Sci. Aging Knowl. Environ., 21 May 2003
Old Livers Get a Complex
Newly discovered protein mélange might prevent old livers from regrowing
R. John Davenporthttp://sageke.sciencemag.org/cgi/content/full/sageke;2003/20/nw73
Key Words: E2F transcription factor partial hepatectomy hepatocyte
Like some people, elderly liver cells get stuck in their ways. A new study might reveal why: A protein that shackles liver growth gains new partners in old age, and the group of molecules blocks genes that spur growth. The results might explain why livers from old animals lose their ability to regenerate.
Remove half of a young animal's liver and it will bounce back to full size, because dormant liver cells revive and divide to fill in the missing tissue. But older beasts lose this capacity. Previous studies revealed that a protein called C/EBP prevents liver cells from duplicating. After part of a young animal's liver is removed, C/EBP disappears and cells flourish, although the signals that trigger this event are unknown. In older animals, however, C/EBP concentrations remain high after liver surgery. Molecular biologist Nikolai Timchenko of Baylor College of Medicine in Houston, Texas, and colleagues had previously found that in cells from intact young livers, C/EBP binds to and hogties so-called Cdk proteins, which otherwise spur growth by activating other proteins. The researchers wondered whether C/EBP functions similarly in old liver cells.
C/EBP did not bind to Cdks in liver cells from old animals, the researchers found. Instead, C/EBP teamed up with a group of different proteins, including several that are known to bind cell-growth genes. Additional experiments revealed that the protein conglomeration shuts off a gene called c-myc, which is crucial for initiating liver cell growth. Moreover, c-myc did not turn on when old animals had half their liver resected, but it did in similarly treated young animals. The researchers propose that C/EBP squelches duplication of old liver cells through a mechanism different from that for young cells--by muzzling genes rather than by binding to Cdks.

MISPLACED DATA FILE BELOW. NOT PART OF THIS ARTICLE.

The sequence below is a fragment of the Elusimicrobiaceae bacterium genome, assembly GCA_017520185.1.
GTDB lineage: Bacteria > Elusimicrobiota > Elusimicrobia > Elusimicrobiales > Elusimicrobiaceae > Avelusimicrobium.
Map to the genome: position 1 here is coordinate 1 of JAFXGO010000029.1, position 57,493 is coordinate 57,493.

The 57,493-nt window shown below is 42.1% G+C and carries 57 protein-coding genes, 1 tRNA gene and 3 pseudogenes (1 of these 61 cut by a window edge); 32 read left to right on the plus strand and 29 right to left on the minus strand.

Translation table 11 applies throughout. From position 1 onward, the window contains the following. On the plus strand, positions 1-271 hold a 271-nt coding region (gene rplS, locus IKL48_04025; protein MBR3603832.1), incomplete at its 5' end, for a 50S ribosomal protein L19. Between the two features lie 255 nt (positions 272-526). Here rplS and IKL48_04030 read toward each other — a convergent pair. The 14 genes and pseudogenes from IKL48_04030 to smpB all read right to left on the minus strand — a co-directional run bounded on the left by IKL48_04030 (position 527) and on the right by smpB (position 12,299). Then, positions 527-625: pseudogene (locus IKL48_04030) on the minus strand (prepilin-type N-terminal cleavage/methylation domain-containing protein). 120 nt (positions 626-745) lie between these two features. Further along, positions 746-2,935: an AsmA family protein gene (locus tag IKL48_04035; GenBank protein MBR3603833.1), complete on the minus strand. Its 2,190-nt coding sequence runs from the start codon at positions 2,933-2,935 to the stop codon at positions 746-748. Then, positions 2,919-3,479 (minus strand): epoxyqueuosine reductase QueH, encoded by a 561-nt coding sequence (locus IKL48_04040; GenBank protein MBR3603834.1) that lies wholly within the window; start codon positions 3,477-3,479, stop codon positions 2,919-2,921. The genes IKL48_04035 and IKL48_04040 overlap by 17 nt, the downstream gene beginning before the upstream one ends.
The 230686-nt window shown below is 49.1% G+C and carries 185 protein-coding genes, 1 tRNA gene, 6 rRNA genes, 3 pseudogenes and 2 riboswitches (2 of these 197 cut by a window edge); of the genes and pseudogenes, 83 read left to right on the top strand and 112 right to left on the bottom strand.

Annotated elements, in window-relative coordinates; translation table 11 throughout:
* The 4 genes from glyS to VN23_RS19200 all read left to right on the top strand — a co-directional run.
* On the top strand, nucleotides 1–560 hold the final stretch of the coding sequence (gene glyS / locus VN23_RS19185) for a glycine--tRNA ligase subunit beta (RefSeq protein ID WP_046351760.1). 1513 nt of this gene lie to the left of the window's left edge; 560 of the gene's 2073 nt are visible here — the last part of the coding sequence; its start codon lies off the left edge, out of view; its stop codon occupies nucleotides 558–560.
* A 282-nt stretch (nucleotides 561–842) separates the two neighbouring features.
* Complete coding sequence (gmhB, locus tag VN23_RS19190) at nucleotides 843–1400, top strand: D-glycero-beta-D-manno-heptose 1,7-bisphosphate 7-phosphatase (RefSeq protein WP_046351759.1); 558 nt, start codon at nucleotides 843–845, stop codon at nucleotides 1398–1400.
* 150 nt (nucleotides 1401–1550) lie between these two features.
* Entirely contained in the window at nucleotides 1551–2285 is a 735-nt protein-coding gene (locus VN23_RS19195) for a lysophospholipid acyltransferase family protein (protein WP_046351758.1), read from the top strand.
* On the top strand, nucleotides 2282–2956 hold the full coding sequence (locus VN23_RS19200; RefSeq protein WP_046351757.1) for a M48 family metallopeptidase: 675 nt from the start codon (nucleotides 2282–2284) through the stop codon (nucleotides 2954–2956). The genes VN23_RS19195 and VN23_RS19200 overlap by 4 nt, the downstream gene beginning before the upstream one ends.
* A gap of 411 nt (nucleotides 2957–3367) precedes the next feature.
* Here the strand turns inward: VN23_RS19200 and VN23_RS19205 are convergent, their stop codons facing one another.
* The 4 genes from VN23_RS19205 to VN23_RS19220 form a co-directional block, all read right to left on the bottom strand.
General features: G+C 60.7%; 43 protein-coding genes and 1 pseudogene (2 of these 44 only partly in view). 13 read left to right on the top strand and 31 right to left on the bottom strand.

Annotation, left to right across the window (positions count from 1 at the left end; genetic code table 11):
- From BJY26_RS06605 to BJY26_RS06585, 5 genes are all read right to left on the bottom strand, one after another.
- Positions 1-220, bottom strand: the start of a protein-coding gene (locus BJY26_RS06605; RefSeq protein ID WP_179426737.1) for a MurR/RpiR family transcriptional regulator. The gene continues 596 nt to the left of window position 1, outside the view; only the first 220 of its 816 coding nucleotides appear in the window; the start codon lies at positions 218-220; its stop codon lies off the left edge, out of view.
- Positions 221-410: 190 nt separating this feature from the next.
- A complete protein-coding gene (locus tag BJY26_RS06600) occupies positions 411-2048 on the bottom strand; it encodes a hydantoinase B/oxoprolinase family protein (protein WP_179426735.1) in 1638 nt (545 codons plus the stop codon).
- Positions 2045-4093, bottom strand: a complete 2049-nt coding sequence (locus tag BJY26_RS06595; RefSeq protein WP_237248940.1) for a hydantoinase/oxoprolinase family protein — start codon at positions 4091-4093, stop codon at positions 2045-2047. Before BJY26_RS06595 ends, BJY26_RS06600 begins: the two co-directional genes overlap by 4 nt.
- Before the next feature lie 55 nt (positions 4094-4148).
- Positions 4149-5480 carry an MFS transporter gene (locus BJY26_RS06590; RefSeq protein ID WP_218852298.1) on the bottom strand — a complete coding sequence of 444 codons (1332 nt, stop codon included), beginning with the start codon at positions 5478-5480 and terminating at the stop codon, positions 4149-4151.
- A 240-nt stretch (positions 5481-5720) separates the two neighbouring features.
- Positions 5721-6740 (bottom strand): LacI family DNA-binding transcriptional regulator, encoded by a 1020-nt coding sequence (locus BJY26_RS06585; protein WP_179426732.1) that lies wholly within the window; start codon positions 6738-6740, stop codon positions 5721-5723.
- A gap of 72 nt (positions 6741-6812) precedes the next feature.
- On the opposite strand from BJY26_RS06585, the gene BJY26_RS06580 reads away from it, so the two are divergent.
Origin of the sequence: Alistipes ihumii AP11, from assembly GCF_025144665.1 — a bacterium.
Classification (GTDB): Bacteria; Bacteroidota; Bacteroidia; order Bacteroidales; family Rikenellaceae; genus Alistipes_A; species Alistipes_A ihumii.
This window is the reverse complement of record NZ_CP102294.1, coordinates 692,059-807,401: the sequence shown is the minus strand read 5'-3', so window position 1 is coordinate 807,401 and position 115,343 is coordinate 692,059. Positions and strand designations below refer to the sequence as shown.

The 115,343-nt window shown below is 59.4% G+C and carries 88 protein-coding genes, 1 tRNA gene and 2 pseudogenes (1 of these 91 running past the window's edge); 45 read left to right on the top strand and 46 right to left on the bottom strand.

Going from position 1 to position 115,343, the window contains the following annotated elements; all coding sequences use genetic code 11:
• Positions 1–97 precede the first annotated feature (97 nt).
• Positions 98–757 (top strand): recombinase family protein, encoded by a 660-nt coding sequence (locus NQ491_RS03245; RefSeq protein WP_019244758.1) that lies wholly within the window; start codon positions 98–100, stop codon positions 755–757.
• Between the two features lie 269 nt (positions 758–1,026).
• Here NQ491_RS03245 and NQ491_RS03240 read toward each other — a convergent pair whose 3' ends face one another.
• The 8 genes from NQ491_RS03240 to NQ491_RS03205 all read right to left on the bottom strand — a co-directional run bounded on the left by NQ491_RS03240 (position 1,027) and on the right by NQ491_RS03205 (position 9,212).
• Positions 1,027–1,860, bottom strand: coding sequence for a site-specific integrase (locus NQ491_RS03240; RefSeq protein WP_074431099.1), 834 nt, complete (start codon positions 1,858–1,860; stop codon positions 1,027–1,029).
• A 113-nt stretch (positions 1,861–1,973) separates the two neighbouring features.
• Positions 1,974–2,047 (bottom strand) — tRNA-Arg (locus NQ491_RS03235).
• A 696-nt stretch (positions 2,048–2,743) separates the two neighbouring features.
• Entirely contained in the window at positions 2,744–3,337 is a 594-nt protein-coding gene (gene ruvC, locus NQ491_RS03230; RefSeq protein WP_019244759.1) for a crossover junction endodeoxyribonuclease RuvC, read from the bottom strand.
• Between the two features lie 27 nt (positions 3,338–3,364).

The team also found that concentrations of one gang member, the Brm protein, were higher in older animals than in younger ones. Adding Brm to cell contents from young livers made C/EBP abandon Cdks and join the protein assembly found in old cells. The researchers propose that extra Brm shifts C/EBP's associations.
"The formation of this C/EBP complex might explain how the liver loses its capacity to regenerate itself," says biochemist Steven McKnight of the University of Texas Southwestern Medical Center in Dallas. But molecular biologist Peter Johnson of the National Cancer Institute in Frederick, Maryland, cautions that no one knows whether the protein group is what's inhibiting growth in old liver cells. If the Brm bunch is responsible, the result could apply to other tissues as well: Alterations in Brm concentrations might also shift protein groupings in tissues such as the brain, where C/EBP is also produced, says cancer researcher Marie Classon of Harvard University. Future work should address whether lowering C/EBP or Brm quantities in old animals is enough to restore liver resilience or whether other barriers must also be lifted. Such work might reveal ways to give old livers the flexibility of youth.
--R. John Davenport; suggested by Greg Liszt
May 21, 2003
Science of Aging Knowledge Environment. ISSN 1539-6150